1. a Christian
  2. wife
  3. mother
  4. daughter
  5. daughter-in-law
  6. sister
  7. sister-in-law
  8. friend
  9. Godmother
  10. aunt
  11. niece
  12. granddaughter
  13. employee
  14. executive assistant
  15. ….this is where I started to have more fun with this exercise…you’ll see
  16. Runner (YES!)
  17. Writer (really…I changed my mind on this one)
  18. cook
  19. financial guru
  20. motivational speaker
  21. church council member
  22. scout den leader
  23. volunteer
  24. dog mommy (to my Rusty-Roo)
  25. carer for the sick
  26. tickler of the toes, arms, bellies, underarms, necks…you get the idea
  27. dancer (in my kitchen at least)
  28. singer (also in my kitchen/sometimes shower)
  29. music enthusiast
  30. bath lover
  31. love lover 😉
  32. Over-sharer (refer to #31)
  33. cleaner
  34. bedtime tucker
  35. Reader of stories
  36. Hair obsesser
  37. smile giver

And this is where I ended. I’m really quite terrible at some of these things (totally referring to singing). But these things make me feel alive. These things bring me joy. What if I start focusing on all of the things that I am and stop discounting myself by stating what I am not? You don’t have to be the best at something to BE IT. You just have to do it. From your gut, do it and love it. And there you are, the writer, the runner, the singer, the [enter the thing you desire/fear here].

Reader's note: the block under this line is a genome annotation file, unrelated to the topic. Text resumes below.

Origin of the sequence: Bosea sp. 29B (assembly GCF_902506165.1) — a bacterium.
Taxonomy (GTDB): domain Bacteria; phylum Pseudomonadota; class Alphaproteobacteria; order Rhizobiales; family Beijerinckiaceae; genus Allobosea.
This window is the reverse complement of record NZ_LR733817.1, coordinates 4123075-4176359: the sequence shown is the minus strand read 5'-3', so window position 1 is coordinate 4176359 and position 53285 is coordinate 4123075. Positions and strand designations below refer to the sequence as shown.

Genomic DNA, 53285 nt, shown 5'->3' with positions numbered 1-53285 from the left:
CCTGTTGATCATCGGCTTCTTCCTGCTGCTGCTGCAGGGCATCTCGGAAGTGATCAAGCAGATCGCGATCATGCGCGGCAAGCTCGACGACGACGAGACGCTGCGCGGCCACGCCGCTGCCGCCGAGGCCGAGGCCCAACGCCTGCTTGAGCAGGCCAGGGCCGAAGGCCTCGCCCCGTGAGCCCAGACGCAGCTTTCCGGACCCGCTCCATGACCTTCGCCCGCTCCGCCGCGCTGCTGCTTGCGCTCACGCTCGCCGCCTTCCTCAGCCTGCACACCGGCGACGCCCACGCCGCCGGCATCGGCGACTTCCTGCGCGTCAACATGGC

That’s it. It’s simple really. Forget “I’m not”….it’s a pretty useless statement. Let’s be what we set out to be. Let’s challenge ourselves and love ourselves. I challenge you  to get out your pen and paper and make your “I Am” list. When you do it, ignore the fear. No one is seeing this list but you (unless you decide to blog about it!). You’ll be glad you did it. My last piece of advice, once you’ve written these things on your list, be them. Don’t step back, don’t discount, don’t discredit, and don’t be modest. Get out there and take life by the reigns. BE IT.